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Versailles Unlocked


The creator of our new private tour tells us why it’s like no other. 

10 million people visited Versailles last year.  We talked to Henry Muller, who recently launched our Versailles Unlocked program, about what makes a visit stand out from the pack.

What kind of traveller is this private tour of Versailles for?  Who did you have in mind when you created it?

I wanted to create a tour of Versailles for people who might feel like they were missing something. It’s easy to be overwhelmed by its glittering salons, galleries and ballrooms. If you don’t know where to look,  you come away feeling a bit unsatisfied, as if you’d seen too much and appreciated too little. I chose accessible details that decode the palace as a whole and enable anyone to see why Versailles is so unique. The tour is designed for curious travelers who want to see beyond the surface.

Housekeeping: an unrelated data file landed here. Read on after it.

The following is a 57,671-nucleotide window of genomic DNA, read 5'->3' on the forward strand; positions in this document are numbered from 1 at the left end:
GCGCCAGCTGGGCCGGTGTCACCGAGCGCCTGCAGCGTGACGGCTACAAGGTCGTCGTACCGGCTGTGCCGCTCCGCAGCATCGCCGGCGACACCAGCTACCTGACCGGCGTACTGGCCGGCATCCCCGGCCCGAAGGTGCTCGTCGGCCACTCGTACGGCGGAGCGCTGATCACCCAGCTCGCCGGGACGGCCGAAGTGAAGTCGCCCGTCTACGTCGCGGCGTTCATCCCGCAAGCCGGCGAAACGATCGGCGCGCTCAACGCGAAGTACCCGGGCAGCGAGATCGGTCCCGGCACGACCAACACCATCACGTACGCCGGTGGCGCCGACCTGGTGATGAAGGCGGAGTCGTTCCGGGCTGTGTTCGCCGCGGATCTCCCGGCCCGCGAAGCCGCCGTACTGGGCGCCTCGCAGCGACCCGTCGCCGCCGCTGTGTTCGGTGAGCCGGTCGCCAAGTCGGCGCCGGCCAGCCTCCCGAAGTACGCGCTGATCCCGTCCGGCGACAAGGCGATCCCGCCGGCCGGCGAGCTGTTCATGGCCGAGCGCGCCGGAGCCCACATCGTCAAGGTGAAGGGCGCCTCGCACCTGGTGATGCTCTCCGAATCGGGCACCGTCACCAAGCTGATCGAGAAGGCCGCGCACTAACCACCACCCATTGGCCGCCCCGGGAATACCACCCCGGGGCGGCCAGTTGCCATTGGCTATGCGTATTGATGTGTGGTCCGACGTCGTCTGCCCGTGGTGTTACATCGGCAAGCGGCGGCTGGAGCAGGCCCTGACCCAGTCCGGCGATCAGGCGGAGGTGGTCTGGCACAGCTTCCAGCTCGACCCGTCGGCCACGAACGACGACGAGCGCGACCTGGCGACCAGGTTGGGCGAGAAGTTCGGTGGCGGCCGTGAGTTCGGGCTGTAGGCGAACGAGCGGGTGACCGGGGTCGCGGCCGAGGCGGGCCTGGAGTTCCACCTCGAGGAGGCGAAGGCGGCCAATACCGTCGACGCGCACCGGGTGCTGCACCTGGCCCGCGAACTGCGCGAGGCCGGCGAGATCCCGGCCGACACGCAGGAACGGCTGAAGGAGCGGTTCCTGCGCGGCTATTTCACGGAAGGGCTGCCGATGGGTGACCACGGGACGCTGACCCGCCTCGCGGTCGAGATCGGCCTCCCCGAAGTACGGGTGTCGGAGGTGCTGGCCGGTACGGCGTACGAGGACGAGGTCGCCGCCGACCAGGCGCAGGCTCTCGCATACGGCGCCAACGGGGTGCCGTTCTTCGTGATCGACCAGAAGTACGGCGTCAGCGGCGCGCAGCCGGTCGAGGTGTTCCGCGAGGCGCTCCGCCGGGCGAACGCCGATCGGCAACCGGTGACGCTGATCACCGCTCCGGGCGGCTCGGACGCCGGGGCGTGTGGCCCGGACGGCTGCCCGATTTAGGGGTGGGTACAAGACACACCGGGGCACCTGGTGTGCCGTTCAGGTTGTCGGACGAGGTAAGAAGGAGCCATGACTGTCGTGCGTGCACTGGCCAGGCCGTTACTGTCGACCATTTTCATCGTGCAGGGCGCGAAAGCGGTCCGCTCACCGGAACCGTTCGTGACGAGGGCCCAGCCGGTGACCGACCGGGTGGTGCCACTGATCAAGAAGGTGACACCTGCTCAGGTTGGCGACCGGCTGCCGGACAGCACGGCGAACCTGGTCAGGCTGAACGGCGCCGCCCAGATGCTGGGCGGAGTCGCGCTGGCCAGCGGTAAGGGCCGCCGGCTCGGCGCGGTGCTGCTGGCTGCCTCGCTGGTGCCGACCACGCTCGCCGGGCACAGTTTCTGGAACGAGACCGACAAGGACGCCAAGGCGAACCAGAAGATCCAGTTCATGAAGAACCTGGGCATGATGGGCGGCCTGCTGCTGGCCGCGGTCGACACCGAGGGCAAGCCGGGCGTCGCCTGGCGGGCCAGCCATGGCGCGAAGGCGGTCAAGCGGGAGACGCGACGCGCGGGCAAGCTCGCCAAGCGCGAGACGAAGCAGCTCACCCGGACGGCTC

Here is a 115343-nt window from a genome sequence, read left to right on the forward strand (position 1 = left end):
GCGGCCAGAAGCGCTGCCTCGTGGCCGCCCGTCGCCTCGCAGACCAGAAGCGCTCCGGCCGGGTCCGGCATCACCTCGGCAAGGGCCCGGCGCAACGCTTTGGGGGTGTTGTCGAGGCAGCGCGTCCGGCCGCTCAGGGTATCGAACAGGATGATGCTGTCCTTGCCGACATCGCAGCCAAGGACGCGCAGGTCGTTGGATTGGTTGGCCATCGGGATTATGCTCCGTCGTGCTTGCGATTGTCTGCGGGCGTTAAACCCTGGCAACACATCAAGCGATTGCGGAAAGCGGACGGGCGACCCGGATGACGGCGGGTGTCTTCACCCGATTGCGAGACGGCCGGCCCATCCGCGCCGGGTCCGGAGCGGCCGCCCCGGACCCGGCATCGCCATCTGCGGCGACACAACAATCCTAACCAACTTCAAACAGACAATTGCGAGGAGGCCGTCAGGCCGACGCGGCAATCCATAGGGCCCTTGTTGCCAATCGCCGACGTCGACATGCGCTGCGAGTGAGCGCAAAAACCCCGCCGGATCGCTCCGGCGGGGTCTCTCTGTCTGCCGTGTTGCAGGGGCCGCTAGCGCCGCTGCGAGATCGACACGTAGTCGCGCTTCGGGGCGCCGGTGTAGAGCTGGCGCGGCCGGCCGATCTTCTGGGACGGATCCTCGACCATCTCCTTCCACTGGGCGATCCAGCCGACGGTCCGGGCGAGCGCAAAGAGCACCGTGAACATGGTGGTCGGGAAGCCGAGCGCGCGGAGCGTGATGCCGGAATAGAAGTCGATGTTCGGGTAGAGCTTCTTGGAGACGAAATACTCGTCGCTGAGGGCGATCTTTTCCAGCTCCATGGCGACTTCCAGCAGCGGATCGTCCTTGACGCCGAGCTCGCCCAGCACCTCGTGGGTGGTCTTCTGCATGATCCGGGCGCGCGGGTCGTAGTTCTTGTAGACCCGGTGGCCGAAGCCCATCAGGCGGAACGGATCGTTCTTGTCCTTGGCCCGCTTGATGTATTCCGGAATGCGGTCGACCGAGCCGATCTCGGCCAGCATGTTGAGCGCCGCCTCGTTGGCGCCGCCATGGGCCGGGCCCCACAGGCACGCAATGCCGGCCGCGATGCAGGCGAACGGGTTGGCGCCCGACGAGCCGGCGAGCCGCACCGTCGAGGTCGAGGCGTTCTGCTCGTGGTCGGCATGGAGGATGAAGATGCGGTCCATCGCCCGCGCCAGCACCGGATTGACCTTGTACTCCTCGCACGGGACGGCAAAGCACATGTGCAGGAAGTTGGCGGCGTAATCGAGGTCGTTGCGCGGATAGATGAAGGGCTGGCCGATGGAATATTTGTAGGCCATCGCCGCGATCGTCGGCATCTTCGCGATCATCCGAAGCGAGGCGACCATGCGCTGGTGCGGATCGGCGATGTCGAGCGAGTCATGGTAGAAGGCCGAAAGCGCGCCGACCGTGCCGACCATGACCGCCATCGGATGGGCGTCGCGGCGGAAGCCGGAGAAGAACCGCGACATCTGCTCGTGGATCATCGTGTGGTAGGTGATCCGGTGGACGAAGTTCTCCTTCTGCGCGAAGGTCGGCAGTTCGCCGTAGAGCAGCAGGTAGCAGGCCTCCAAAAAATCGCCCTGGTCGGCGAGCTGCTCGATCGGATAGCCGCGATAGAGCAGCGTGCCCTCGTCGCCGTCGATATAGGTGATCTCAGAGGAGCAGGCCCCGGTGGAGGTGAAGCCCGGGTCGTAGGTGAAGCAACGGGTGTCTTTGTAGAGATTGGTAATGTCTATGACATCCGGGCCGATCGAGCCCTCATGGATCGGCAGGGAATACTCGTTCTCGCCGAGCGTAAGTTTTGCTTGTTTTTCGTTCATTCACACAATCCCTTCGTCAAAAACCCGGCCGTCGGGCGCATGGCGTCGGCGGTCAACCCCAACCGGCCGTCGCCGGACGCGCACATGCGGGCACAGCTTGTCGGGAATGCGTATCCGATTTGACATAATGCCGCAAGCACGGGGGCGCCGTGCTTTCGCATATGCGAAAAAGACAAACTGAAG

I’ve been on a lot of tours when the guide uses the palace as a backdrop to talk about royal history. But you focus on the art and architecture of the palace itself. Why?

History isn’t just found in books. Buildings, objects and artworks all have stories to tell too. Versailles has been the setting for some of the most important events in France’s royal history, but I wanted to focus on the stories that are written into the fabric of the building. It seemed essential to concentrate of the visible elements that people come to see. Instead of dwelling on the past, most of which is no longer visible, I wanted to base the tour on the spectacular artistic experiences that Versailles still offers us today.

For some, Versailles is a sign of the excess and abuses of royal power. Do you think it’s still relevant to admire it today?